American marathoner Ryan Hall announced Wednesday that he would not be contesting this year’s Chicago Marathon. After hearing the news, it begged the question, what does the future hold for Ryan Hall?
My first thought after digesting the news was wondering if he could somehow have a rapid improvement in his training that would get him fit enough to run the New York City Marathon on November 7. For a runner as good as Hall, a few days off can cure many ills and could have given him the break necessarily to get things back on track to peak a month later than scheduled. These hopes were soon dashed as Hall announced on his blog that he would be taking a prolonged break from running and would not be racing until 2011.
After producing an American record half marathon in January 2007, the Big Bear, Calif. native produced as spectacular of a first three races as a marathoner can have. He ran the fastest American debut at the 2007 London Marathon in 2:08:24, then won the U.S. Olympic Trials on the rolling terrain of the Central Park course in 2:09:02. Hall then proceeded to threaten the American record the next year in London, coming in 5th in 2:06:17, the fastest time ever run by an American-born athlete.
With such excellent first few efforts at the 26.2 mile distance, fans expected big things to come from Hall. He has done fairly well since then, including a podium finish at the 2009 Boston Marathon and two fourth places at 2009 NYC and 2010 Boston, but has not lived up to the expectations of many.
Hall, however, is not to blame for all the high expectations placed upon him. Each time he races in the United States, the media hypes him as a candidate to be the first American since xxxx to win the xxxx domestic marathon. When he is facing a top-notch international field at each of these races, putting such pressure on Hall is simply unfair. However, many of the critiques of Hall’s results have resulted from his own high expectations. After coming in fourth New York in 2009, Hall was very critical of his race tactics despite losing to two Olympic silver medalists, Meb Keflezighi and Jaouad Gharib, and a four-time Boston champ in Robert Kipkoech Cheruiyot.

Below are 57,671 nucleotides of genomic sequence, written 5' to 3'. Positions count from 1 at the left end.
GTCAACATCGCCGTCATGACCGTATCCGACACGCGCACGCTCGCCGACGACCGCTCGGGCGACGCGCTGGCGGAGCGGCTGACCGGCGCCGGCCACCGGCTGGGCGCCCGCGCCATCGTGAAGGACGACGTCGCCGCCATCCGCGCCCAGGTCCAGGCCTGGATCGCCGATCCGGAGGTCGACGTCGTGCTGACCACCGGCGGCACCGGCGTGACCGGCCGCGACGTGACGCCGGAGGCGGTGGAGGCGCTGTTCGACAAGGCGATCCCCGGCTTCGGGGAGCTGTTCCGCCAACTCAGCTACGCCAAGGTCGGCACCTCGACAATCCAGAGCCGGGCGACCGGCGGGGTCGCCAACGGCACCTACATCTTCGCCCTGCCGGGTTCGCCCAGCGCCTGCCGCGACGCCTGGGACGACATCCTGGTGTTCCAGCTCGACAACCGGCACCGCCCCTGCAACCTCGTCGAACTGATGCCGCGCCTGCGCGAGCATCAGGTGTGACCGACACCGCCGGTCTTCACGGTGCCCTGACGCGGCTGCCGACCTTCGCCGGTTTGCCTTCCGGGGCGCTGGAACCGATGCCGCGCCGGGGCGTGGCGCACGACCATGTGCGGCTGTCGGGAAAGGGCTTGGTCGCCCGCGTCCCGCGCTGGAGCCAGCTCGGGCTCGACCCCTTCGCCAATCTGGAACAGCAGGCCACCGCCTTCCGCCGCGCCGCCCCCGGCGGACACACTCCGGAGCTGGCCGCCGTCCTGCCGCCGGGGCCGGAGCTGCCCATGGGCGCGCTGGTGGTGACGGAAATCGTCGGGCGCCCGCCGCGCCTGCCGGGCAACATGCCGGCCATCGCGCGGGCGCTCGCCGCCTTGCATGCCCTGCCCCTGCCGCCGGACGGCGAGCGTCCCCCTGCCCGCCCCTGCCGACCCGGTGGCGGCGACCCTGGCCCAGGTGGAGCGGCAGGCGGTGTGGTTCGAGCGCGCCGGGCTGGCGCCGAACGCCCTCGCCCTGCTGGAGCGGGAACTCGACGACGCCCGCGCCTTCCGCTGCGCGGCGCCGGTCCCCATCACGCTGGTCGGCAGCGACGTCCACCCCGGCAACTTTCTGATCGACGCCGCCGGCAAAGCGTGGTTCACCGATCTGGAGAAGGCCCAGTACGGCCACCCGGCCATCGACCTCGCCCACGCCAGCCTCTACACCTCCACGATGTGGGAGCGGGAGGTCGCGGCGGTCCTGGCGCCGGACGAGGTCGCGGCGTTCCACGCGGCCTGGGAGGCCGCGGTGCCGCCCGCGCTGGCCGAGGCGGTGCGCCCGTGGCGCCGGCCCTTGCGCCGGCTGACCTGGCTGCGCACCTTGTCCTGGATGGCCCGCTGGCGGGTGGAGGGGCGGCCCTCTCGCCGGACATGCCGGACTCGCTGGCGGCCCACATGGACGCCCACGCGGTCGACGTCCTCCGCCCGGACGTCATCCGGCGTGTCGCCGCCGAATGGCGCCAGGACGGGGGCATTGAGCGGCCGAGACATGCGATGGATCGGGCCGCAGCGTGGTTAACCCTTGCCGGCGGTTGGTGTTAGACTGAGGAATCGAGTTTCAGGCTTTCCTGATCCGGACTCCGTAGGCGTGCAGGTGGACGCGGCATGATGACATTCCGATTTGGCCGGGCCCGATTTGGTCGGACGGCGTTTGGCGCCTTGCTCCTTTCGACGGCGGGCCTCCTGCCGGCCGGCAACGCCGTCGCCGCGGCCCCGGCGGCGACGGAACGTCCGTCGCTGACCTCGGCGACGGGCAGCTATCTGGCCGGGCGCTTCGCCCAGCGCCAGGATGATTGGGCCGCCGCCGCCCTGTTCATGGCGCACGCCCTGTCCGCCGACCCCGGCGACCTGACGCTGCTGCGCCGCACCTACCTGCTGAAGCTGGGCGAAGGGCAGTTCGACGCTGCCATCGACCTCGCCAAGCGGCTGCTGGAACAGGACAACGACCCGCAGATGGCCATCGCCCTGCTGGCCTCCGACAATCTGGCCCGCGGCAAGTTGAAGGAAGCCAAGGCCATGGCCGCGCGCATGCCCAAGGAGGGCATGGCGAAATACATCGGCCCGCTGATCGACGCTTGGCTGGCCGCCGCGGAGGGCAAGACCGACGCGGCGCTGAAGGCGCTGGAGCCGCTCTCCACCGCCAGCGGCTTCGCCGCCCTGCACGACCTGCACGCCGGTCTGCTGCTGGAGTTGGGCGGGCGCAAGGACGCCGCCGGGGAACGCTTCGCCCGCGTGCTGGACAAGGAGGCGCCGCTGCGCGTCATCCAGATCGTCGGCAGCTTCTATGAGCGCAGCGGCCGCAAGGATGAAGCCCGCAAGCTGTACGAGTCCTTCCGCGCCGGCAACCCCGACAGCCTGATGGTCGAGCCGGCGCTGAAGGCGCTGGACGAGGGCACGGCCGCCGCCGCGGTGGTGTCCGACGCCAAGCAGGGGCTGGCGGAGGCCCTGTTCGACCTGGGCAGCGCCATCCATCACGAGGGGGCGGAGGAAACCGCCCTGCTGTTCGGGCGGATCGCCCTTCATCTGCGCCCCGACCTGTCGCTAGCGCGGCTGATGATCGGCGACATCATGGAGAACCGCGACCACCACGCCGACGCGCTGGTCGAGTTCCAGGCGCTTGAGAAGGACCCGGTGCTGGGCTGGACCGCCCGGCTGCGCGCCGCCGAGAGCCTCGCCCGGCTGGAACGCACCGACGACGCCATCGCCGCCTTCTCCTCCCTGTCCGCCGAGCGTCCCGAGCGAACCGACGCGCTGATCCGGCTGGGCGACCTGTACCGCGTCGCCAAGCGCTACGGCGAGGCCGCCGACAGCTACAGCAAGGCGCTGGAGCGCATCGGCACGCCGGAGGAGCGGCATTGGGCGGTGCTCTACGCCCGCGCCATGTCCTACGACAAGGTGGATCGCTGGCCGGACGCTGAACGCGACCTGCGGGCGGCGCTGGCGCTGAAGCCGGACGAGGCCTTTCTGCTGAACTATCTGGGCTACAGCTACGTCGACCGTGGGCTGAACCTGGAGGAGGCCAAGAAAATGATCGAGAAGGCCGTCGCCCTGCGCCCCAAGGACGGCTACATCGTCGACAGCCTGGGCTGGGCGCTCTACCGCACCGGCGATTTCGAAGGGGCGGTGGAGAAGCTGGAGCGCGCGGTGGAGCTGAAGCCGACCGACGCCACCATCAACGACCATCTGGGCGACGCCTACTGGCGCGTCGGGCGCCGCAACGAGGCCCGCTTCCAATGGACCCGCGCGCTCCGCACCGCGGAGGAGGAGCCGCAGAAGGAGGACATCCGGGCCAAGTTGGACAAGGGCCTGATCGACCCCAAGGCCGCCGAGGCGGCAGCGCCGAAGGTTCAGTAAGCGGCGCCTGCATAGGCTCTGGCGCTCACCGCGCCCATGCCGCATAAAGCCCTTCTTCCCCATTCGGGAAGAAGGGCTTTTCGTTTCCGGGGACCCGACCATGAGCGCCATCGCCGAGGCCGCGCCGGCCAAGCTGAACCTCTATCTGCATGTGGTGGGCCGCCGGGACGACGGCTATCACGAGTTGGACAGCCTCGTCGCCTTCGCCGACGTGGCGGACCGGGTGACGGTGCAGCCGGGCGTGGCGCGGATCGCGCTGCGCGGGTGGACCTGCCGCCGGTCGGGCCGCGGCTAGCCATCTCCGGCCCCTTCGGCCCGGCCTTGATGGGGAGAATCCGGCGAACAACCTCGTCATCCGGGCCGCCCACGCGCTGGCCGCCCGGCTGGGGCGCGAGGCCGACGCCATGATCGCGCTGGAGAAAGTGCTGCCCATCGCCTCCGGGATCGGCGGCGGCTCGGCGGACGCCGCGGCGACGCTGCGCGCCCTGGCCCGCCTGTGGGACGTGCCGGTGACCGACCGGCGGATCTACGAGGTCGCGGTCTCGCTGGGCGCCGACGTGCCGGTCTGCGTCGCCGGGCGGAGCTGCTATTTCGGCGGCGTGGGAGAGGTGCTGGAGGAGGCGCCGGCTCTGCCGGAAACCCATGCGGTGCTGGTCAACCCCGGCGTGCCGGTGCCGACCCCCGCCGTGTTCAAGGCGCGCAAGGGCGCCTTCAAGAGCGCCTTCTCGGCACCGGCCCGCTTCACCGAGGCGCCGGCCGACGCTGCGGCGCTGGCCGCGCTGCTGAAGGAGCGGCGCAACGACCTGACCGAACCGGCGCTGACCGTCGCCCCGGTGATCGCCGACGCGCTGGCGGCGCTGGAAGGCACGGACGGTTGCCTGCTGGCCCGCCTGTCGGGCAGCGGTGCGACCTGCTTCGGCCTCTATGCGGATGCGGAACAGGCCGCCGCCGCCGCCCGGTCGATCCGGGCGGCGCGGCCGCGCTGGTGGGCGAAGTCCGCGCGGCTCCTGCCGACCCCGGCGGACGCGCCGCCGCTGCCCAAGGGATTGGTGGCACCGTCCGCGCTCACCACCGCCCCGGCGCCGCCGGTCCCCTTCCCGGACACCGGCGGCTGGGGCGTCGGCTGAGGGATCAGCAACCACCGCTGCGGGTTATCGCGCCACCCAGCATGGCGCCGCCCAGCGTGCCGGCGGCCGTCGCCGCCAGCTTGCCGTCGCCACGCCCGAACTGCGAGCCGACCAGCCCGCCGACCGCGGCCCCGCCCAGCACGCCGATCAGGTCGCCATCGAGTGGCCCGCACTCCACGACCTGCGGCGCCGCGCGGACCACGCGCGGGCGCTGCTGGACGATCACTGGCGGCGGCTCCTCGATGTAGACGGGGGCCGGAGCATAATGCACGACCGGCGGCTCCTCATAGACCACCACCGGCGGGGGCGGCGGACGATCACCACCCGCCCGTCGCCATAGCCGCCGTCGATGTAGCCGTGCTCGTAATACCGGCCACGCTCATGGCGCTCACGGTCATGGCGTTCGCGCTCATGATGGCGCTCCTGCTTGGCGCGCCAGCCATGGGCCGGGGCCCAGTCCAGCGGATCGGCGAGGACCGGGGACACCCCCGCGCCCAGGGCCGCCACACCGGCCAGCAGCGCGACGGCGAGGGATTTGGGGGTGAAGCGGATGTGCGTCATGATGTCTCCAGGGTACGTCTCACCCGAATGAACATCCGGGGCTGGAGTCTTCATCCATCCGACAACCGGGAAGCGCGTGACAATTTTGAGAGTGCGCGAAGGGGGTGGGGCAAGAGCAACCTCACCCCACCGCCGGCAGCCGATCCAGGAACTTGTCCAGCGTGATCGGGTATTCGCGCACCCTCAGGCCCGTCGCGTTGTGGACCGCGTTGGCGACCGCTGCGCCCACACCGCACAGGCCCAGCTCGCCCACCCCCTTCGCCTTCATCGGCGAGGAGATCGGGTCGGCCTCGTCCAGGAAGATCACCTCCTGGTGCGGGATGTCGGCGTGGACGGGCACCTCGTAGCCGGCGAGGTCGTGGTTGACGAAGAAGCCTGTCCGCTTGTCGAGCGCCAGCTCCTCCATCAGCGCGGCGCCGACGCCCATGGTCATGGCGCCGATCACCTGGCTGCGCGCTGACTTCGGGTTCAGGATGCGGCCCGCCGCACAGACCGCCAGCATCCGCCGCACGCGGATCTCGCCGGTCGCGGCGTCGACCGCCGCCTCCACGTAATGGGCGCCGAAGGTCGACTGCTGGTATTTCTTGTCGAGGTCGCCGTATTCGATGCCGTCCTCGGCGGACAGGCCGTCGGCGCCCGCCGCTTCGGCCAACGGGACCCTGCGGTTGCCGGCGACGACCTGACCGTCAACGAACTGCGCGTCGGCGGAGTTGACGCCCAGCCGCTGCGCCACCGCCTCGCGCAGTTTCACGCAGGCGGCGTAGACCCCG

Some of Hall’s racing strategies have also been called into question. Many, albeit message board pundits, have been critical of Hall’s incessant need to check his watch during races, a critique that I must agree with. The purpose of racing is to feed off the competition. It’s understandable for him to want to know his splits in order to stay on pace, but Hall seems to be too obsessed with time, causing him to let the front pack go on a number of occasions. The decision has turned out to be unwise each time since he hasn’t been able to reel in the top men at the end of races.
In addition to an alteration of strategy, many feel Hall has not nearly maxed out his potential on the track and would also like to see him give it another shot. Shortly after Chris Solinsky became the first American under 27 minutes in the 10k, a friend pointed out that Hall would have had an excellent shot at claiming that title had he not entered the realm of the marathon at such a young age. Running a summer track campaign in 2011 would surely give him some sharpness necessary to perform well at the 2012 Olympic Marathon Trials and give him an excellent shot at making his second Olympic team.
Despite some of these criticisms, the future of Ryan Hall still looks bright. An extended break from running will hopefully allow Hall to recharge the batteries and give a spring marathon a shot. It would be great for him to try to win Boston again or go to London and give a time-trial course another go. Either way, Hall should take close study of his marathon performances and try to duplicate his right moves, learn from his mistakes, and continue to grow as one of the world’s best marathoners.